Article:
• Image Credit: Ferrari
  • Image Credit: Ferrari
  • Image Credit: Ferrari
  • Image Credit: Ferrari
  • Image Credit: Ferrari
  • Image Credit: Ferrari
  • Image Credit: Ferrari
Last week Tesla's earnings – or lack thereof – were one of the big stories in the auto industry. As usual, the electric carmaker didn't make money, but the news sent the market, analysts, and Tesla's devoted fans into a lather. But another company, this plucky upstart called Ferrari, also attracted a positive reaction from the market and actually had the financials to back it up.

Ferrari posted net revenues of $898 million (at today's exchange rates) EBITDA of $265 million (a slightly complicated way to snapshot financial performance) and an adjusted net profit of $136 million in the first quarter. The company delivered 2,003 cars, and sales of its V12 models increased 50 percent. It quietly made progress nearly a year and a half into its life as an independent automaker. For 2017, Ferrari expects to deliver 8,400 cars and rake in net revenue of $3.6 billion.

No one thought Ferrari would flounder when Fiat Chrysler Automobiles spun it off in fall 2015. With a rich history, expensive products, and its own loyal fan base that's arguably even larger than Tesla's, the company seemed poised for success, though skeptics wondered how it might fare after longtime chief Luca di Montezemolo stepped down before the spinoff. Plus, the company remains within the FCA sphere, as its key stakeholders are largely connected to its former parent in some way, and Chairman Sergio Marchionne also steers FCA.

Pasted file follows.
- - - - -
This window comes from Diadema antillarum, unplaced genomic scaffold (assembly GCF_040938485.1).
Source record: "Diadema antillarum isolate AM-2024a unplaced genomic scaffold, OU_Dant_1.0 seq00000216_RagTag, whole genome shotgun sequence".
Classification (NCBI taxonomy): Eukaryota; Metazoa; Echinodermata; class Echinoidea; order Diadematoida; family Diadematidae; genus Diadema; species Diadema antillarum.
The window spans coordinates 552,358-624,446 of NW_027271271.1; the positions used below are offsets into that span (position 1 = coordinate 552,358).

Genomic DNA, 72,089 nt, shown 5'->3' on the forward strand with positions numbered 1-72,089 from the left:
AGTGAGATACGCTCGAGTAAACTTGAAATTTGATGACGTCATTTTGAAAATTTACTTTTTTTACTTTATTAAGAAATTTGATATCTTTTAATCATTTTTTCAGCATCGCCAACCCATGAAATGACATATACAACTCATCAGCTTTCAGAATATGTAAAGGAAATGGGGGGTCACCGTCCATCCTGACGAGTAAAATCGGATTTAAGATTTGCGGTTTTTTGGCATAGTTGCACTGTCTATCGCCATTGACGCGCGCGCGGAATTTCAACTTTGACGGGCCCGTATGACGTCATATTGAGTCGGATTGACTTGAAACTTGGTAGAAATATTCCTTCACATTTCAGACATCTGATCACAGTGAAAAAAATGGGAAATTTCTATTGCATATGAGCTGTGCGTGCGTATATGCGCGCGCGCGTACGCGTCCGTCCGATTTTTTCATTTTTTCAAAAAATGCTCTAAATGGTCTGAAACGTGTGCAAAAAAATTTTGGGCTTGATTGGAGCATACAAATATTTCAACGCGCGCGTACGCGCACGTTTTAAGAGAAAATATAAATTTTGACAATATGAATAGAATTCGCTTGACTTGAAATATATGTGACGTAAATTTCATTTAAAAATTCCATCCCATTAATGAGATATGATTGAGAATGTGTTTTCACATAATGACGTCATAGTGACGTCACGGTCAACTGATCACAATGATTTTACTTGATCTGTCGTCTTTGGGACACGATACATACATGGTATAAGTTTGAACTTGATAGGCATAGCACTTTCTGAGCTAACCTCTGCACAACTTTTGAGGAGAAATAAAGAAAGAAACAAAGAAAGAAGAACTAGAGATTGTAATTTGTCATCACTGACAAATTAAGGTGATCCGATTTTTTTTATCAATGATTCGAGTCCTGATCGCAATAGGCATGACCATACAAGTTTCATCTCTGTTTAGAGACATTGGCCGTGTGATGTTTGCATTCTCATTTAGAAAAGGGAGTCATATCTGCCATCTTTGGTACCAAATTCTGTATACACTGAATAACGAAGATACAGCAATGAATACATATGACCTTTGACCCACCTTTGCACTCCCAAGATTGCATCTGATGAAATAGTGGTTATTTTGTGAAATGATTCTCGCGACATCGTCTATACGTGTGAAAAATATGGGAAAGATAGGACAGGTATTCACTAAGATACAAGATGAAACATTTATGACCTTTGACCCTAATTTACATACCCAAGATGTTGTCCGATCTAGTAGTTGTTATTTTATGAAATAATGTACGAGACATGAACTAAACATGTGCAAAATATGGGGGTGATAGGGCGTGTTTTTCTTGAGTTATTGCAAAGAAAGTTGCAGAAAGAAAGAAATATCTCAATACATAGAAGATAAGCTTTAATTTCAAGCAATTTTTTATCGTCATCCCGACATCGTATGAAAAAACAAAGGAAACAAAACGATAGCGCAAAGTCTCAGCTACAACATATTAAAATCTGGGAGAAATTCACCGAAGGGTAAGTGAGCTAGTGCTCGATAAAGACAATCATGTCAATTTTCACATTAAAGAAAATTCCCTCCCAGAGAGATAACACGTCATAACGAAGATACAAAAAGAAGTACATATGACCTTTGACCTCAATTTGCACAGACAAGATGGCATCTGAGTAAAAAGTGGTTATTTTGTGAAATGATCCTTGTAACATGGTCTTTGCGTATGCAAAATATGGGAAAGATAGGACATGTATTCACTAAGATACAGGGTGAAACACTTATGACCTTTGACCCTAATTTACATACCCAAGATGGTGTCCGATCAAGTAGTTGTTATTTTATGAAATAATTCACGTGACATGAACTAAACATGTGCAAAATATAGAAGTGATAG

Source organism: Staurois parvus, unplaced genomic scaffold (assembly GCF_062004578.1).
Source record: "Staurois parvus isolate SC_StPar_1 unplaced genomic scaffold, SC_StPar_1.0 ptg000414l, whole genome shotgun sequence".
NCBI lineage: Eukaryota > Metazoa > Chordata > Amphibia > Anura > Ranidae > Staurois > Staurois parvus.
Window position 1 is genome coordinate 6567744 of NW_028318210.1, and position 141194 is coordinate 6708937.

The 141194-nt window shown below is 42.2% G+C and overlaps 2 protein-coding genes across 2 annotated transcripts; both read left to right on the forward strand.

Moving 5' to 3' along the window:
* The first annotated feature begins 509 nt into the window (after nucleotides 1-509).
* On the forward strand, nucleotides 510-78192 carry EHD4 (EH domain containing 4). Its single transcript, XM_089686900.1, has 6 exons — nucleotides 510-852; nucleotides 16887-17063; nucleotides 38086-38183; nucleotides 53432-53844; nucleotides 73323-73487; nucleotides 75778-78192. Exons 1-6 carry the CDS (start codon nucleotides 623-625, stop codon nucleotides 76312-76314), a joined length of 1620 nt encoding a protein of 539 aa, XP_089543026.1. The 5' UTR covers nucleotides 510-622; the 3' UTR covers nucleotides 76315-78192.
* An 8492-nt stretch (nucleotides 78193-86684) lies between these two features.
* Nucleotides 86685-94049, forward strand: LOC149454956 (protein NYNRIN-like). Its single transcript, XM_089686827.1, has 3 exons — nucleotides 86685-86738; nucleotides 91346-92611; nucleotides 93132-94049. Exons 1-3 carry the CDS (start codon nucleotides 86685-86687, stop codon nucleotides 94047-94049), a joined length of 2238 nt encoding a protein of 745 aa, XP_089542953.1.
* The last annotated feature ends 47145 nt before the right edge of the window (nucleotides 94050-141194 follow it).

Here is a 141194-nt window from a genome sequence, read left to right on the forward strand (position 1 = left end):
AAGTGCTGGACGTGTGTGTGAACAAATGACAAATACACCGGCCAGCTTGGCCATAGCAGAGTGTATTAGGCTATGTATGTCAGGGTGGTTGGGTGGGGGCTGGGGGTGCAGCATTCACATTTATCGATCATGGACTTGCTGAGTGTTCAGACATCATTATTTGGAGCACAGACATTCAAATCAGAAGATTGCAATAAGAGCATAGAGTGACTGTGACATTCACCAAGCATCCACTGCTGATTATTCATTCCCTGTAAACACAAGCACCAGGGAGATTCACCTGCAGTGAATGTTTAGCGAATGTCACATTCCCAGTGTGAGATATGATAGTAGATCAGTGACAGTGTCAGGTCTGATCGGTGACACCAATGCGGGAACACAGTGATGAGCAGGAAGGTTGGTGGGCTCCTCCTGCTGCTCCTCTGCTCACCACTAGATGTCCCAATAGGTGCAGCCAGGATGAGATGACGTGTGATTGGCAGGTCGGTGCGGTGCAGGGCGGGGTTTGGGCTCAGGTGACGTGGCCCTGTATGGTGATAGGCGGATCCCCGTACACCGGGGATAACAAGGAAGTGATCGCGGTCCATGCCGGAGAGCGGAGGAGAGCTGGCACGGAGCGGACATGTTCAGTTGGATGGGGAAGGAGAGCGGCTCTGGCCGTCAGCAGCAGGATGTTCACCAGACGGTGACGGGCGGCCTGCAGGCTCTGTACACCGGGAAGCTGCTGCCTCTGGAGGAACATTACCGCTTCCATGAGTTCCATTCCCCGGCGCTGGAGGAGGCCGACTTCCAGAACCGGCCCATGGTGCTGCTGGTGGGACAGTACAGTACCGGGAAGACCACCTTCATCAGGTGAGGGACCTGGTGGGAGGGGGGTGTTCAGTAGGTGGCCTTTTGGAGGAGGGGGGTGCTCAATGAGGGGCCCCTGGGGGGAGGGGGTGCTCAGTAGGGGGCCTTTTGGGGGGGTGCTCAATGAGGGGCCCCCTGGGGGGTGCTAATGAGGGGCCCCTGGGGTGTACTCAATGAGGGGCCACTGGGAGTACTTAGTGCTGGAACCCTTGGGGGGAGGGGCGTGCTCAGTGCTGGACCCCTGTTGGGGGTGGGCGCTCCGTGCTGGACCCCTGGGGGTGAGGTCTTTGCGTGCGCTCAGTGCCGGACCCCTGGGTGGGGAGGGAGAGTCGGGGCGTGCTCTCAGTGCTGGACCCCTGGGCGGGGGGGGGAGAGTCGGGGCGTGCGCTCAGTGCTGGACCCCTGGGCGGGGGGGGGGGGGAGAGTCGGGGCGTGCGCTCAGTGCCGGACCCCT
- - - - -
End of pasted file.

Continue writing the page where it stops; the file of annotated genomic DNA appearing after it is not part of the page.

Last week's results showed Ferrari is gaining footing in the evolving automotive world, and analysts responded. UBS analyst Michael Binetti reiterated Ferrari stock (RACE on the NYSE) as buy status and raised his target price from $85 to $92. Morgan Stanley's Adam Jonas was even more bullish, raising projections to $100 in the next 12 months. Shares were trading around $82 Monday morning.

Both analysts viewed Ferrari as something different than a conventional automaker stock, with Binetti comparing it to luxury house Hermes, which produces high margins even for a specialty goods maker. Jonas suggested Ferrari's singular reputation and history (16 Formula One Constructors titles, the most ever) could insulate its products when autonomous and electric cars become even more commonplace.

"In our view, a Ferrari is not transportation," he wrote in a note to clients. "Ownership is viewed as an exclusive club, and membership requires more than just money. In a world where pleasurable human driving experiences on an open road become increasingly scarce, the value of this club's membership may indeed appreciate."

Ferrari is working on electric technology and has shown a willingness to diversify its product line with hybrid and turbocharging technologies in recent years. It also offers the GTC4 Lusso, a hatchback, with greater functionality than the brand's cars traditionally offered.

Tesla, meanwhile, posted revenues of $2.7 billion in the first quarter but booked a net loss of $330.3 million, $48 million more than in the first quarter of 2016. Its stock was trading around $311 per share Monday morning.

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